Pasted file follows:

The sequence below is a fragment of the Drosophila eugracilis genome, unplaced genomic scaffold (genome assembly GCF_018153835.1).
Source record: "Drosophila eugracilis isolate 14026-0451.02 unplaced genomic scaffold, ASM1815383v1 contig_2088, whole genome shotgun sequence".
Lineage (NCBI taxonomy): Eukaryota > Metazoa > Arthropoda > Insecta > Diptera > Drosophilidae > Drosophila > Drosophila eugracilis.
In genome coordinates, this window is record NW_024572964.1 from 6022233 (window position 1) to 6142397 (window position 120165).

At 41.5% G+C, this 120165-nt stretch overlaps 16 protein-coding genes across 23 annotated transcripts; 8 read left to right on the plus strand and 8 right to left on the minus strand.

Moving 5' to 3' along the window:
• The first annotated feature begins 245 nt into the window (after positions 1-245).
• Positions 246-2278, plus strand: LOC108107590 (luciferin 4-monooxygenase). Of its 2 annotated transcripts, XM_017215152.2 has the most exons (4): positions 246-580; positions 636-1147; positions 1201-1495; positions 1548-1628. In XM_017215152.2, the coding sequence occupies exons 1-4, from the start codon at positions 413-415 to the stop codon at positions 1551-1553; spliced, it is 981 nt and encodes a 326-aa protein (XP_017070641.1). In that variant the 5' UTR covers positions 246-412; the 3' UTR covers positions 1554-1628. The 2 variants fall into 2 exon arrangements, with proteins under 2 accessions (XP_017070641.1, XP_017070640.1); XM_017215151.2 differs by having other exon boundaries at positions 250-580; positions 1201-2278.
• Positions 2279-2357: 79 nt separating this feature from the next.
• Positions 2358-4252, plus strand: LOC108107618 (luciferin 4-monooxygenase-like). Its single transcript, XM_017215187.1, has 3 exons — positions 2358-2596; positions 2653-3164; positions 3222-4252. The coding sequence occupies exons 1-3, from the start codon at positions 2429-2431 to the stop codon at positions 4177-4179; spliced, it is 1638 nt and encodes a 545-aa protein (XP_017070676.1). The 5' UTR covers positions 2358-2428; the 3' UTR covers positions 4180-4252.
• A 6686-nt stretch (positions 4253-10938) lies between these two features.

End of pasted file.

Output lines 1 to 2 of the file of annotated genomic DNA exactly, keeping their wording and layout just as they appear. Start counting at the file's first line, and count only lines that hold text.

The sequence below is a fragment of the Drosophila eugracilis genome, unplaced genomic scaffold (genome assembly GCF_018153835.1).
Source record: "Drosophila eugracilis isolate 14026-0451.02 unplaced genomic scaffold, ASM1815383v1 contig_2088, whole genome shotgun sequence".